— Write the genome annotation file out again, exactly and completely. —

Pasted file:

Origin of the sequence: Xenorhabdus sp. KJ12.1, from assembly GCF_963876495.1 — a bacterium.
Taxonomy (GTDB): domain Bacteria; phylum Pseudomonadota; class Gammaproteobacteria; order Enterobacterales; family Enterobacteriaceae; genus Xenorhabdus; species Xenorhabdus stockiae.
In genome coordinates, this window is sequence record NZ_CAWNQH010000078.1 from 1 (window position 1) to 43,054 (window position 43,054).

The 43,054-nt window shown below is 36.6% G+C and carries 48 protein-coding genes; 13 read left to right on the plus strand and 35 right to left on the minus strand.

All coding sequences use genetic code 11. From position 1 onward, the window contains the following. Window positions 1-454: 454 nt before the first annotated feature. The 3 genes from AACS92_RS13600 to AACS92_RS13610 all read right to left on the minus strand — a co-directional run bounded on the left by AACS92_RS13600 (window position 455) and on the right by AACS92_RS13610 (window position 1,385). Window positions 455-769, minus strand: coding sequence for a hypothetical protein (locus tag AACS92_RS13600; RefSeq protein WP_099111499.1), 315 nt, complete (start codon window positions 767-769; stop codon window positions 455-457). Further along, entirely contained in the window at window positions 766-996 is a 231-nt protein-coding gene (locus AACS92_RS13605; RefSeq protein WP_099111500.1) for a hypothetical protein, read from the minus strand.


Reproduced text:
Origin of the sequence: Xenorhabdus sp. KJ12.1, from assembly GCF_963876495.1 — a bacterium.
Taxonomy (GTDB): domain Bacteria; phylum Pseudomonadota; class Gammaproteobacteria; order Enterobacterales; family Enterobacteriaceae; genus Xenorhabdus; species Xenorhabdus stockiae.
In genome coordinates, this window is sequence record NZ_CAWNQH010000078.1 from 1 (window position 1) to 43,054 (window position 43,054).

The 43,054-nt window shown below is 36.6% G+C and carries 48 protein-coding genes; 13 read left to right on the plus strand and 35 right to left on the minus strand.

All coding sequences use genetic code 11. From position 1 onward, the window contains the following. Window positions 1-454: 454 nt before the first annotated feature. The 3 genes from AACS92_RS13600 to AACS92_RS13610 all read right to left on the minus strand — a co-directional run bounded on the left by AACS92_RS13600 (window position 455) and on the right by AACS92_RS13610 (window position 1,385). Window positions 455-769, minus strand: coding sequence for a hypothetical protein (locus tag AACS92_RS13600; RefSeq protein WP_099111499.1), 315 nt, complete (start codon window positions 767-769; stop codon window positions 455-457). Further along, entirely contained in the window at window positions 766-996 is a 231-nt protein-coding gene (locus AACS92_RS13605; RefSeq protein WP_099111500.1) for a hypothetical protein, read from the minus strand.